Examining the extraordinary role of HG Wells in the creation of the nuclear bomb 70 years ago – how a simple, devastating idea led to the world we know today.
In his 1914 novel The World Set Free, Wells imagined bombs that destroy civilisation and lead to a new world order. But his “atomic bombs” – a name he conceived – are grenades that keep on exploding.
How did this idea become a reality?
The very talented (and sunniest, most charming fellow) Simon Guerrier asked me to provide a few voices for this documentary presented by Samira Ahmed and co-produced by another talented and charming Guerrier (there must be something in the family porridge), Simon’s brother Tom.
It’s quite an eclectic array from Yours Truly but hopefully they don’t all sound like me – and if they do I hope it doesn’t detract from what is a fascinating documentary which can be heard here until early August.
Well, what a treat that was. I arrived in Heathrow in good time and immediately bumped into a couple of Chicago bound fellow thespians : the always immaculate and charming Nigel Fairs and the whirlwind of fun that is Laura Doddington. Before long I was chatting to Leela and Winston Churchill in the departure lounge (i.e. the wonderful Louise Jameson, a truly classy lady, and Ian McNeice who I’d not met before and is charming and clearly chuffed to bits with his Doctor Who association). Rob Shearman sat next to me on the flight and we anticipated getting our hands of physical copies of Running Through Corridors before he fell asleep and took both armrests with him. I didn’t sleep for more than about twenty minutes, but Tony Lee popped over for a chat and made the last hour fly by.
And so we were in Chicago. As ever people made us feel very welcome and it was nice to see so many folks I only ever hook up with in the USA. We were really looked after by a charming and hospitable team of people and I can’t thank Gene, Jennifer, Tara, Ruth-Ann, Anne, Dennis and everybody else enough.
We had a Thanksgiving Buffet in which enough food to sate an entire nation (and probably sink a couple) was laid on, but America’s uncertainty with the natural appeal of the humble vegetable meant that each of them had been augmented in some way (generally involving drenching their honest healthiness with some sort of spoonful of death): cauliflower and broccoli gratin was especially successful, and the asparagus with hollandaise was scrummy, but sweet potatoes never have, and never will, require the addition of marshmallows. Is everyone in this nation pregnant? It seems odd to contrive a way to turn every single foodstuff into a sweet – even the bread and butter was (sweet)corn bread and maple (syrup) butter! I half expected to have pizza with spangles or shepherds pie studded with M & Ms the next day. I’m not saying it wasn’t delicious, but I’m not 100 per cent certain in was sane. Thanks are due to the lovely Karen Baldwin for organising us into a big party of barrel stomached Brits abroad. Yum, yum.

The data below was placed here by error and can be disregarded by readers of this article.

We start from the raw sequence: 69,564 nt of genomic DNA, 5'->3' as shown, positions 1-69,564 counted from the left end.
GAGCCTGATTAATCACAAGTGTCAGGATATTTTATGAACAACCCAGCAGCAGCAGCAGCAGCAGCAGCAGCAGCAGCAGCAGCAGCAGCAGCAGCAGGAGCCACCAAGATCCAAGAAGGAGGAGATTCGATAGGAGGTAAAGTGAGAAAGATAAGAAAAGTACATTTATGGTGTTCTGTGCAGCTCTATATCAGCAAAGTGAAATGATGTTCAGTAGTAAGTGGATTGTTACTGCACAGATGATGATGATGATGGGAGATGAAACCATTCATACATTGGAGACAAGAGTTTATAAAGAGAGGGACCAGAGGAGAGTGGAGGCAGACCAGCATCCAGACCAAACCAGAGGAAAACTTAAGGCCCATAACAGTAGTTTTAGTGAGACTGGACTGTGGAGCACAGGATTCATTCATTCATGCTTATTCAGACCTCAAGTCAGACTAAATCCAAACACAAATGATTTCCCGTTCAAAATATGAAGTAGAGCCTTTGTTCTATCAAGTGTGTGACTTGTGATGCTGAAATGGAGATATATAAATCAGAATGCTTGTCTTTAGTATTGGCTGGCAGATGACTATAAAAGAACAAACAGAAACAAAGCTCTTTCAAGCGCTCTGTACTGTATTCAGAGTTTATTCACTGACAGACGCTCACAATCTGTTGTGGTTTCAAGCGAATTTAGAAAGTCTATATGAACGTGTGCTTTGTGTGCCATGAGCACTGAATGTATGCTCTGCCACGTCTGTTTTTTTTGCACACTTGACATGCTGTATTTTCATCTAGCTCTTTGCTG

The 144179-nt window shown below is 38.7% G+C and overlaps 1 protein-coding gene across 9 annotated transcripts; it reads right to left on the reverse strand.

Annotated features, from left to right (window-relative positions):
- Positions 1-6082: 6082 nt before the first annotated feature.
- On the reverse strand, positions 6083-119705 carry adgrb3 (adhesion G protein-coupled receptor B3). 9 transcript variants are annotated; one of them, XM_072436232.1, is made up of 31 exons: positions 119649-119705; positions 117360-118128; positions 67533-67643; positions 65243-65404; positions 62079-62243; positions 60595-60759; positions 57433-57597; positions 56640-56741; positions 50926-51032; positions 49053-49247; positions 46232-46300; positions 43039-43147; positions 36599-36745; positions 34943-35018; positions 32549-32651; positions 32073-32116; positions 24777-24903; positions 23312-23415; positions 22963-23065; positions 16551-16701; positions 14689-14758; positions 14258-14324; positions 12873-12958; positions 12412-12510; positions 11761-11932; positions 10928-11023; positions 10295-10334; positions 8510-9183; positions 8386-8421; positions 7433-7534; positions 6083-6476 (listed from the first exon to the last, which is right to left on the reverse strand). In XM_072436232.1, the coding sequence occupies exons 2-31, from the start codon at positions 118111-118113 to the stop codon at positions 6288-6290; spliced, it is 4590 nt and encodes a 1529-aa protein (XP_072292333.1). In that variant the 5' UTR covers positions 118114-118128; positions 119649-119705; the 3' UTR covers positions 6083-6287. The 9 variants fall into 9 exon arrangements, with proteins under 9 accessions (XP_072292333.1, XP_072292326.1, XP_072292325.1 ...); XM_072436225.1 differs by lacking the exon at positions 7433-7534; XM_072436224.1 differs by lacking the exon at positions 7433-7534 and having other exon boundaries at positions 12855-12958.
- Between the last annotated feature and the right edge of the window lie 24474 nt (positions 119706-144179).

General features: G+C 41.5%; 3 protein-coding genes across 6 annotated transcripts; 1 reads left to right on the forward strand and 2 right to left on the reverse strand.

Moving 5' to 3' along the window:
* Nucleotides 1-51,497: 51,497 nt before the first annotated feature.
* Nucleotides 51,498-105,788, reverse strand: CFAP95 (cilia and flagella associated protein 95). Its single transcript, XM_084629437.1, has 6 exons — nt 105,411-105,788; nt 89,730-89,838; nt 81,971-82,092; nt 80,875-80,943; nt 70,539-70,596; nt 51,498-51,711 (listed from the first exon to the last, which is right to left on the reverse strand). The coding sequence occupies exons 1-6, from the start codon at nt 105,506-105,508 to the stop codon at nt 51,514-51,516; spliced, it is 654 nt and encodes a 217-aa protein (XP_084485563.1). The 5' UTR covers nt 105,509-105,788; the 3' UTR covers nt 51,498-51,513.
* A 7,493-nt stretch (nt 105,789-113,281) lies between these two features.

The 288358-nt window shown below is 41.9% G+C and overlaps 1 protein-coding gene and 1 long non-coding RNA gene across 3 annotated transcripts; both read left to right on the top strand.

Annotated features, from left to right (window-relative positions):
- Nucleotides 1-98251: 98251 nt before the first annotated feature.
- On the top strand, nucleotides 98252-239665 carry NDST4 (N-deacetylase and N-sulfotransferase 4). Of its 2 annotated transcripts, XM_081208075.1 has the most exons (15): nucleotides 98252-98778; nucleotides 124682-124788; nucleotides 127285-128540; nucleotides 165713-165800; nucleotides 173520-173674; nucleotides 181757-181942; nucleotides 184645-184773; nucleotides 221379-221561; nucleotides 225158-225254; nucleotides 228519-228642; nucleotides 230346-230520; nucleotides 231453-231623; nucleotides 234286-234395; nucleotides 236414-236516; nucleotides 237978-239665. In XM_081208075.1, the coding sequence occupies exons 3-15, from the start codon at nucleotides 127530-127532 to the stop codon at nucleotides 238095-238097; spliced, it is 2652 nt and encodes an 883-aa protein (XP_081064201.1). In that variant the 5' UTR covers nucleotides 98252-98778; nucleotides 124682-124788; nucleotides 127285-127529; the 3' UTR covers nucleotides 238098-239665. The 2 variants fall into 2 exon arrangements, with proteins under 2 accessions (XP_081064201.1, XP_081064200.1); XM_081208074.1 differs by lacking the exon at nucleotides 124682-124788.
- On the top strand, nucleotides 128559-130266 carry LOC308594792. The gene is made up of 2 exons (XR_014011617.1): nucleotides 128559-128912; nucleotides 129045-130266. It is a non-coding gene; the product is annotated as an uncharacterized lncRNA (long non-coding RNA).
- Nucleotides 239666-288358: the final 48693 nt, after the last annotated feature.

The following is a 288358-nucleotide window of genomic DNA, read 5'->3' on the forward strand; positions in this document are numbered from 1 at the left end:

On Friday I woke ridiculously early and meandered about pointlessly (which is a neat summation of my 36 years on this planet actually). Rob and I did a pretty well attended panel (considering it was the first one in the big room on the first day) with our patient and genial publisher Lars Pearson who had proudly showed us the books when he arrived. There’s a brilliant bonus inside thanks to Katy Shuttleworth of a little running stick man at the top corner of each page who becomes a piece of animation if you quickly flip the pages – a neat, witty touch, very well rendered. Of course, having scrutinised the final text over and over again with a mircroscope, typos flew out of the page as soon as I read them, but that’s always the way. There aren’t too many, it’s just one always notices and dwells on the little niggles. It’s a handsome looking thing and I think it reads well.